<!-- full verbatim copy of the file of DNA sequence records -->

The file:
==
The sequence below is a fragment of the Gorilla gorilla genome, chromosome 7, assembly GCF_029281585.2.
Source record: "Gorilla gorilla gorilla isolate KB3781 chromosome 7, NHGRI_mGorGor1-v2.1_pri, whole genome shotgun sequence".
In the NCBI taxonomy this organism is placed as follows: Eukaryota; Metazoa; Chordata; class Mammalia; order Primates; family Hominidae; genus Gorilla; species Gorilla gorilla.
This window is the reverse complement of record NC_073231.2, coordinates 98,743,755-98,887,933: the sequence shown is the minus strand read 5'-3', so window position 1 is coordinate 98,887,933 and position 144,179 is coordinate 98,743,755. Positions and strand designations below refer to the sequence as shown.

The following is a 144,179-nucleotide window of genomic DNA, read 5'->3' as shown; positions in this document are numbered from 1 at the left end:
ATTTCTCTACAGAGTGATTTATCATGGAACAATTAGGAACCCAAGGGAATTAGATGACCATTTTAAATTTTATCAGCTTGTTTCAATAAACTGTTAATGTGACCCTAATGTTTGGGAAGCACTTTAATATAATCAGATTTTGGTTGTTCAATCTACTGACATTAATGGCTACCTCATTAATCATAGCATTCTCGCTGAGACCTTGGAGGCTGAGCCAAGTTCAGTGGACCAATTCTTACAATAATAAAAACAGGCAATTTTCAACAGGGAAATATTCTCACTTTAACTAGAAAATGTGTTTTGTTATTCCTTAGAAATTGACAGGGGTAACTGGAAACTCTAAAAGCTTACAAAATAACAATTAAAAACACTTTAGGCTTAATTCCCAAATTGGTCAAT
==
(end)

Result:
The sequence below is a fragment of the Gorilla gorilla genome, chromosome 7, assembly GCF_029281585.2.
Source record: "Gorilla gorilla gorilla isolate KB3781 chromosome 7, NHGRI_mGorGor1-v2.1_pri, whole genome shotgun sequence".
In the NCBI taxonomy this organism is placed as follows: Eukaryota; Metazoa; Chordata; class Mammalia; order Primates; family Hominidae; genus Gorilla; species Gorilla gorilla.
This window is the reverse complement of record NC_073231.2, coordinates 98,743,755-98,887,933: the sequence shown is the minus strand read 5'-3', so window position 1 is coordinate 98,887,933 and position 144,179 is coordinate 98,743,755. Positions and strand designations below refer to the sequence as shown.

The following is a 144,179-nucleotide window of genomic DNA, read 5'->3' as shown; positions in this document are numbered from 1 at the left end:
ATTTCTCTACAGAGTGATTTATCATGGAACAATTAGGAACCCAAGGGAATTAGATGACCATTTTAAATTTTATCAGCTTGTTTCAATAAACTGTTAATGTGACCCTAATGTTTGGGAAGCACTTTAATATAATCAGATTTTGGTTGTTCAATCTACTGACATTAATGGCTACCTCATTAATCATAGCATTCTCGCTGAGACCTTGGAGGCTGAGCCAAGTTCAGTGGACCAATTCTTACAATAATAAAAACAGGCAATTTTCAACAGGGAAATATTCTCACTTTAACTAGAAAATGTGTTTTGTTATTCCTTAGAAATTGACAGGGGTAACTGGAAACTCTAAAAGCTTACAAAATAACAATTAAAAACACTTTAGGCTTAATTCCCAAATTGGTCAAT